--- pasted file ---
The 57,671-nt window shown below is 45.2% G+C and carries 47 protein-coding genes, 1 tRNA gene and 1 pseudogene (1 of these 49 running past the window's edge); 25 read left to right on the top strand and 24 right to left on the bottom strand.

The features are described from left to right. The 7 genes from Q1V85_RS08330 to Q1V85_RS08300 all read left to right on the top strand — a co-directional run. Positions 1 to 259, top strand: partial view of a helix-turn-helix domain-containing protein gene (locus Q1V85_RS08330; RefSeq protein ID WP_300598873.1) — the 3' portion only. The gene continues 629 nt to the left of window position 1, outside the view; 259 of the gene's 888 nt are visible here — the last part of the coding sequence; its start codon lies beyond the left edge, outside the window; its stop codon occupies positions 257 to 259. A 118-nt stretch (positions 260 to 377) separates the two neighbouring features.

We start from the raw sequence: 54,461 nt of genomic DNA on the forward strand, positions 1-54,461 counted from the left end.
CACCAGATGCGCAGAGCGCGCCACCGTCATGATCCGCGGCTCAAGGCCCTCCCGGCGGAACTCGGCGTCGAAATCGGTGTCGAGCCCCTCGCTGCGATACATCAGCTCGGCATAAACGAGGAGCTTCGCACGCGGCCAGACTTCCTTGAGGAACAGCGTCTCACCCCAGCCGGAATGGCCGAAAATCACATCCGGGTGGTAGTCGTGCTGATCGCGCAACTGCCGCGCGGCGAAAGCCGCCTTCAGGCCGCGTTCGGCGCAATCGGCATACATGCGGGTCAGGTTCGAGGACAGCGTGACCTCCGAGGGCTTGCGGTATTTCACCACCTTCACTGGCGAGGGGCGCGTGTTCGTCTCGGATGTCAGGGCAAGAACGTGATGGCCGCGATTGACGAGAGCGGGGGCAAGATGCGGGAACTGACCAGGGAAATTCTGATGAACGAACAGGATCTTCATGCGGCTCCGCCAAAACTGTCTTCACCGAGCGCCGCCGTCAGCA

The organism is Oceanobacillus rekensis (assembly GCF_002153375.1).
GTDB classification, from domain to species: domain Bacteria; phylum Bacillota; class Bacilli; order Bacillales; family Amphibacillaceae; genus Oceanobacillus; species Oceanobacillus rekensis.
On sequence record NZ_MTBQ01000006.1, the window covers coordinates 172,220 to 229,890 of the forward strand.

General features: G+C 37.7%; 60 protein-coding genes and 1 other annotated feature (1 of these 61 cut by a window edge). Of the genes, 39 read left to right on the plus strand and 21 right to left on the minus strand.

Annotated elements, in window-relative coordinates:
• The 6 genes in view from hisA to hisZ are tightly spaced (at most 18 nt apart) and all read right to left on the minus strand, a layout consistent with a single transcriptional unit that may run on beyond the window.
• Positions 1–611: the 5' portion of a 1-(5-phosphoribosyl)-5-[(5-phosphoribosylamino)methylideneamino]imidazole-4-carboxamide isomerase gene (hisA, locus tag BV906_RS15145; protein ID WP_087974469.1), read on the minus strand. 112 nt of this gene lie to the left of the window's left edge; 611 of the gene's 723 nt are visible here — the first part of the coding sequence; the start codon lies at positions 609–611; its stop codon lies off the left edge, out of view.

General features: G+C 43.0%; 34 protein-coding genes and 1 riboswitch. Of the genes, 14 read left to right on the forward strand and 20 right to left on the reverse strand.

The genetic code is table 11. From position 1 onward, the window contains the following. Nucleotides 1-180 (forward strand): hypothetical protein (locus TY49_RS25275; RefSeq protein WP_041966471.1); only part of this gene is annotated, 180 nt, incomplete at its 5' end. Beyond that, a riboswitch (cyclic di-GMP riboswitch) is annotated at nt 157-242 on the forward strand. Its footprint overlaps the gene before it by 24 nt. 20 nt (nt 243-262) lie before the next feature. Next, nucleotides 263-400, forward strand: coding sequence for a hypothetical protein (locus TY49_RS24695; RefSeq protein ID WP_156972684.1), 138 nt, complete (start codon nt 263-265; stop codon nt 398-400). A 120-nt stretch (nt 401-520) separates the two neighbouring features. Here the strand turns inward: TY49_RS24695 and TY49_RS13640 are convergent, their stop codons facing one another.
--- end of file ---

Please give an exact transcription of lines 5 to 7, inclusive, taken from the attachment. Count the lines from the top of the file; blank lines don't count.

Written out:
The organism is Oceanobacillus rekensis (assembly GCF_002153375.1).
GTDB classification, from domain to species: domain Bacteria; phylum Bacillota; class Bacilli; order Bacillales; family Amphibacillaceae; genus Oceanobacillus; species Oceanobacillus rekensis.
On sequence record NZ_MTBQ01000006.1, the window covers coordinates 172,220 to 229,890 of the forward strand.